Anyway, again I’m not here to tell you whether or not you should splurge on this luxury, just giving you my experience. We use it a ton already and are so glad that we don’t have to stand outside in the cold and hose off their paws after their 8 pm walk in the winter.
What Size Do You Make Your Dog Wash Station?
I’m so happy to report that we nailed these dimensions (for our pups). We quite literally measured these dogs (much to their confusion) and put them in our kitchen sink at the mountain house to gauge what size would be big enough but not so big as to waste square footage. It was A THING. Here are the dimensions that we went with (that we LOVE)
- Height from Floor to Front Apron – 18″ on the outside. This height needs to be tall enough to keep the bulk of the splashing inside, but not so tall that you can’t bend over it and easily access paws. This height works great. I have to kneel but also can just crouch easily.
- Inside Height – The drain and stone took up some space. It’s a large sink after all, so the interior height is 12″ which again works great.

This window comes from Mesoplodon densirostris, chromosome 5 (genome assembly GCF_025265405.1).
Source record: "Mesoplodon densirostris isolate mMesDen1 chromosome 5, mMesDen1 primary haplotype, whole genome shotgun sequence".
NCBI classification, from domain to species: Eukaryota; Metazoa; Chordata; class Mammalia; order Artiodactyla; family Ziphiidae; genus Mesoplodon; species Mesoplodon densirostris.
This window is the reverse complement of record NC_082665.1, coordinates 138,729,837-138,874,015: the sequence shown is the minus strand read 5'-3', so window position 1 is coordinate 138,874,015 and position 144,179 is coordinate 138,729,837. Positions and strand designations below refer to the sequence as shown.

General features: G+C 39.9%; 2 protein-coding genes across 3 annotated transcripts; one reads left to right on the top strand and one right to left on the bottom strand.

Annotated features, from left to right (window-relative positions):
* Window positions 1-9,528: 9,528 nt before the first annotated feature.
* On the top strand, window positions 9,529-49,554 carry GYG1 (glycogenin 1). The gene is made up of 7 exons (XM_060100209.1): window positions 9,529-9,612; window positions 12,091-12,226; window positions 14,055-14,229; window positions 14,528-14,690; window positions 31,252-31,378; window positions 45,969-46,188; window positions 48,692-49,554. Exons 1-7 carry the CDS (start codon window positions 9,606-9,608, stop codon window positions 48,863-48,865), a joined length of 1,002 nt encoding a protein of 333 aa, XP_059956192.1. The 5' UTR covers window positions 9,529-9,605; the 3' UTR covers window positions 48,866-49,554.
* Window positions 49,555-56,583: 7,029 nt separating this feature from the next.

- Interior Width – Our dogs are around 30-36″ (hard to tell with fur) so we went for 40″ wide (inside) and it’s great. Roomy but not abundant.
- The Interior Depth is 27″ – This measurement was more dictated by the washer/dryer depth but works great.
- Height of Plumbing (from the inside of the stone, so 6″ higher than the tile floor) is 21″.
- Overall “Dog Bath” Height – From the floor tile to the top of where the stone stops on the wall is 41″ tall.
Do your Dogs Actually Like it?
They stand in line like they are waiting patiently for their turn in a buffet. It’s unbearably cute. We use warm water with the hand shower and then wipe off each paw while we say “good boy” and “good girl. They seem to legitimately love the warmth, petting, and attention (they probably like feeling clean after too as I bet mud in the paws sucks). It actually makes it so fun to do. If they hated it, it could really be a chore that I avoided, but they hop right in.
Does It Drain Well Or Is It Hard To Clean?
Ok, so this is where either we messed up or the stone fabricators did. I’m not sure even if it’s possible to do what we thought we were getting which was a stone basin that slopes towards the drain. So if you are doing this I’d take extra care to make sure that water/dirt don’t get stuck in the corners. The dirt gets caked in the corners and is totally cleanable, obviously, but if you are going through the pain to invest in this next time I’d ensure that the basin drains better.
Now after talking it over with Adam, he recommends anyone wanting easy drainage is to treat it like a shower floor. You can either use small tiles and have them installed to slope down towards a center drain or use a stone slab that angles towards a linear drain. Hope that’s helpful.